Texas will not move ahead with mandated production cuts, with the Texas Railroad Commission deciding Tuesday to instead waive industry fees and relax requirements on where crude can be stored so as to alleviate market concerns as storage fills up.
The long-awaited decision comes after nearly a month of debate, public hearings and task force meetings, but Wayne Christian, Chairman of the Texas Railroad Commission, said he was unable to secure additional cooperation in that time from other US states or countries in joining Texas on proration. Without that cooperation, he said mandated production cuts would just leave Texas producers at a disadvantage in the market.
“At least I made the calls, did the contacts, and could not confirm any other state that would join us and that was a prerequisite for the motion,” said Christian, saying that he reached out to North Dakota and Oklahoma, as well as Alberta Energy Minister Sonya Savage.
Commissioner Ryan Sitton had pushed for proration and urged the two other commissioners on the agency to vote for cuts at the April 21 meeting. However, he did not bring forward a motion on cuts on Tuesday, saying the time for proration to be effective had passed. Additionally, the other two commissioners, Christian and Christi Craddick, did not support proration.
“I’m not going to make a motion today because I don’t think there’s one to make,” Sitton said Tuesday. “We have to consider waste, and my disappointment is that we never really did that. We didn’t calculate how much waste was out there; we didn’t determine if proration could prevent waste and, if so, how. We didn’t look in detail or examine mechanisms for which we might do things.”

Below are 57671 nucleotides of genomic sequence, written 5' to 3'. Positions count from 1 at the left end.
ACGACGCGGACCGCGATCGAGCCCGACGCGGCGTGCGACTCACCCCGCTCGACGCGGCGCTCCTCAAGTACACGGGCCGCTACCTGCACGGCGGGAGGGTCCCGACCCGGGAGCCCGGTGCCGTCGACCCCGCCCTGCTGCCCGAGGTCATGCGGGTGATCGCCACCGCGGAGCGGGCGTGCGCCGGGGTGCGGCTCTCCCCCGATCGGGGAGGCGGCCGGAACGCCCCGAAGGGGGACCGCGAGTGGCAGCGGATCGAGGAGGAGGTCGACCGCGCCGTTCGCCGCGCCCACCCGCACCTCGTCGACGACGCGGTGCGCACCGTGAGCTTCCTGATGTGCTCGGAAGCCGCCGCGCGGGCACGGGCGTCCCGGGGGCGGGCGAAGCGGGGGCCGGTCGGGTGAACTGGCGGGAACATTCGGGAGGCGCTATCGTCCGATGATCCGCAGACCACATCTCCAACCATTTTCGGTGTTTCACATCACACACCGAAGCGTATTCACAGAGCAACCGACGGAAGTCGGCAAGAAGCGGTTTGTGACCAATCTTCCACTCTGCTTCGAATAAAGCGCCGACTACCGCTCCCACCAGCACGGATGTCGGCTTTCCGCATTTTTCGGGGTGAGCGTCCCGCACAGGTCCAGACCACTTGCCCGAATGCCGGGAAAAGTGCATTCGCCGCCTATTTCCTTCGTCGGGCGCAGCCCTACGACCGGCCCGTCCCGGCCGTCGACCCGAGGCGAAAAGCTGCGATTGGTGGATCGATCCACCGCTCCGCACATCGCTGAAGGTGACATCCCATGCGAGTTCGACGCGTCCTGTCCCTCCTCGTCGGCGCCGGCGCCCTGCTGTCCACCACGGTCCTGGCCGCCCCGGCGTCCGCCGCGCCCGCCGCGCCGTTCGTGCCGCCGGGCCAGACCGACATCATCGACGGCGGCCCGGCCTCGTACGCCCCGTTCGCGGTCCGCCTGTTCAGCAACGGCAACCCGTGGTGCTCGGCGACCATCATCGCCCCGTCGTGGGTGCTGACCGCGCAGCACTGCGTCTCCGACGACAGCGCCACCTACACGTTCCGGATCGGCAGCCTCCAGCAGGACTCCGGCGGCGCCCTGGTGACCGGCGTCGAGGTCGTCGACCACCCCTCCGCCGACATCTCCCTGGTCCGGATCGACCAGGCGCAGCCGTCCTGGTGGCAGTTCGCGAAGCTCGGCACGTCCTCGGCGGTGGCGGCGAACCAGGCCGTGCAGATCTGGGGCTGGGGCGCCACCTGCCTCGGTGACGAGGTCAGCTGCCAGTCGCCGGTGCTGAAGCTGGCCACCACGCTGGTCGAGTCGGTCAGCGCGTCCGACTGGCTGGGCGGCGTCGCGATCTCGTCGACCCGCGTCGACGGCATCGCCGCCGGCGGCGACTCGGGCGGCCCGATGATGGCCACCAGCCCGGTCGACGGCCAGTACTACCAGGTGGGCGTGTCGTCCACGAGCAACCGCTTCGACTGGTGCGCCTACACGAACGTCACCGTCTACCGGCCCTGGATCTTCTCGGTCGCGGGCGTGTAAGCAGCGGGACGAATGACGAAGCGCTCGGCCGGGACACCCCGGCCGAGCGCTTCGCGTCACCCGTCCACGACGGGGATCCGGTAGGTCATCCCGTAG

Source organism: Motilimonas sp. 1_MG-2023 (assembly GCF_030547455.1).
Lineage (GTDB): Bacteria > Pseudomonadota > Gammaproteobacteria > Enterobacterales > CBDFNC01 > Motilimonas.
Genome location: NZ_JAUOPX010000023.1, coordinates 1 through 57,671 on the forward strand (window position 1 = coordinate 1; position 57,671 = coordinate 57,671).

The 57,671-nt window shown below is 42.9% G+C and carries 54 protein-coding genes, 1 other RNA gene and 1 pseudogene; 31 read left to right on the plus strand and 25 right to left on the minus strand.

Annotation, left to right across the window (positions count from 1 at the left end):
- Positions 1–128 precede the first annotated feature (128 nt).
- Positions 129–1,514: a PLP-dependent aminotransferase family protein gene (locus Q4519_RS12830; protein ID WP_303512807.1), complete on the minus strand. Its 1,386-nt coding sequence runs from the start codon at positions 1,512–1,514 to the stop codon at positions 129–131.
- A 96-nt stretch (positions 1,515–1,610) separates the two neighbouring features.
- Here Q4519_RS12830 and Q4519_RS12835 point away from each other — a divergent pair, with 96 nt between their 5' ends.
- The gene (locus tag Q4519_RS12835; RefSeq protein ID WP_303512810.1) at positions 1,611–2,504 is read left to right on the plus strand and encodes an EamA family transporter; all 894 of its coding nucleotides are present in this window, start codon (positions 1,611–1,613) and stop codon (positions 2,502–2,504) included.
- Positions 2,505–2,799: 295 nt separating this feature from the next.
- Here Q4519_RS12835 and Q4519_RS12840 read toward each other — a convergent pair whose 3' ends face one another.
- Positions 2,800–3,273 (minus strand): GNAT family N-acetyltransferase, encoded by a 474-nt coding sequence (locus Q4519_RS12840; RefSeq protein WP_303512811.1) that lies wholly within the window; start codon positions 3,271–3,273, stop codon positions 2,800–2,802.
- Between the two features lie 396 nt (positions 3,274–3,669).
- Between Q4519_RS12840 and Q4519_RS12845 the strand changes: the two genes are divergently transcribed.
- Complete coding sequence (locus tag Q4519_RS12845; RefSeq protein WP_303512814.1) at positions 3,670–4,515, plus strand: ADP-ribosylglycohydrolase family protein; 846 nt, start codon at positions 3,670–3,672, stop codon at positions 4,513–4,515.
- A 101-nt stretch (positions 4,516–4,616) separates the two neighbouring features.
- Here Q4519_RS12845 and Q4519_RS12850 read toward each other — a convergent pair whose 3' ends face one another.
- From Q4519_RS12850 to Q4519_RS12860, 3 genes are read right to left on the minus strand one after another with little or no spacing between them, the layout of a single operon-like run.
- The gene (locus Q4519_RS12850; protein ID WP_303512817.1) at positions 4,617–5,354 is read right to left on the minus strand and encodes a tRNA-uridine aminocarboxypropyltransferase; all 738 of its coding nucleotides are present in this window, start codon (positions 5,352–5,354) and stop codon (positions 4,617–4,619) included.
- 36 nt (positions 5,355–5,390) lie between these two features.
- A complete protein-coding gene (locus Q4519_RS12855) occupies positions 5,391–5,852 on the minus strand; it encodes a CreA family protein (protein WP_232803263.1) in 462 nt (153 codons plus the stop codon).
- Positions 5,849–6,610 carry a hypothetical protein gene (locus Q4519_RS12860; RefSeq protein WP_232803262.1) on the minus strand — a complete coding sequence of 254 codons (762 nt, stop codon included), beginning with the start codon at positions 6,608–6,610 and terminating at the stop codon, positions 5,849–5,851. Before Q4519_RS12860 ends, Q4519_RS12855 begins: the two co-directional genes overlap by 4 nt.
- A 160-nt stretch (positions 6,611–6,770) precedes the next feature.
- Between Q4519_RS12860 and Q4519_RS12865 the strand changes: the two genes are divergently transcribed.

Still, Sitton said his big fear is that oil demand won’t fully recover, and that the United States will absorb much of the lost production as companies go under.
“My concern is that most of that production loss will come out of the United States, and as we sit here in two or three years and we evaluate: What happened? Why has the US really lost out in this COVID-19 environment? it will be sad to me that we couldn’t evaluate waste,” Sitton said.
Tuesday’s meeting seemingly brings an end to official efforts to regulate production cuts from key Western producers, including the United States and Canada.
Despite the failure to officially reduce production, market demand will see production decreases as companies across the world continue to face bankruptcy and go under. In the US, for example, production has already fallen to 2016 lows. Additionally, some analysts expect demand to begin to recover as restrictions from COVID-19 are loosened globally.
“Much depends on the pace of demand discovery, and it is unlikely that the back-end of the forward curve rallies whilst the frontend remains under pressure. However, modest upside to 2021 futures is starting to emerge, in our view,” said Morgan Stanley in its April 27 Oil Market Outlook.
The energy market has suffered the worst blow to energy demand in its history. Lockdowns from the global COVID-19 pandemic, which have forced at least 4 billion people globally to shelter in their homes, have caused demand to collapse at an unprecedented rate, falling by at least one-third of daily demand. Oil prices have reached record lows, with WTI even trading negative in April for May futures.
The lack of action from Texas comes as OPEC+ begins enforcing and monitoring its largest production cut ever, with members agreeing to cut 9.7 million barrels of oil per day between May-June. Members of the G20, such as the United States and Canada, are also expecting serious production cuts, but they will be market-driven and not mandated. The United States could see production fall by 2 million – 4 million barrels of oil per day, projections show.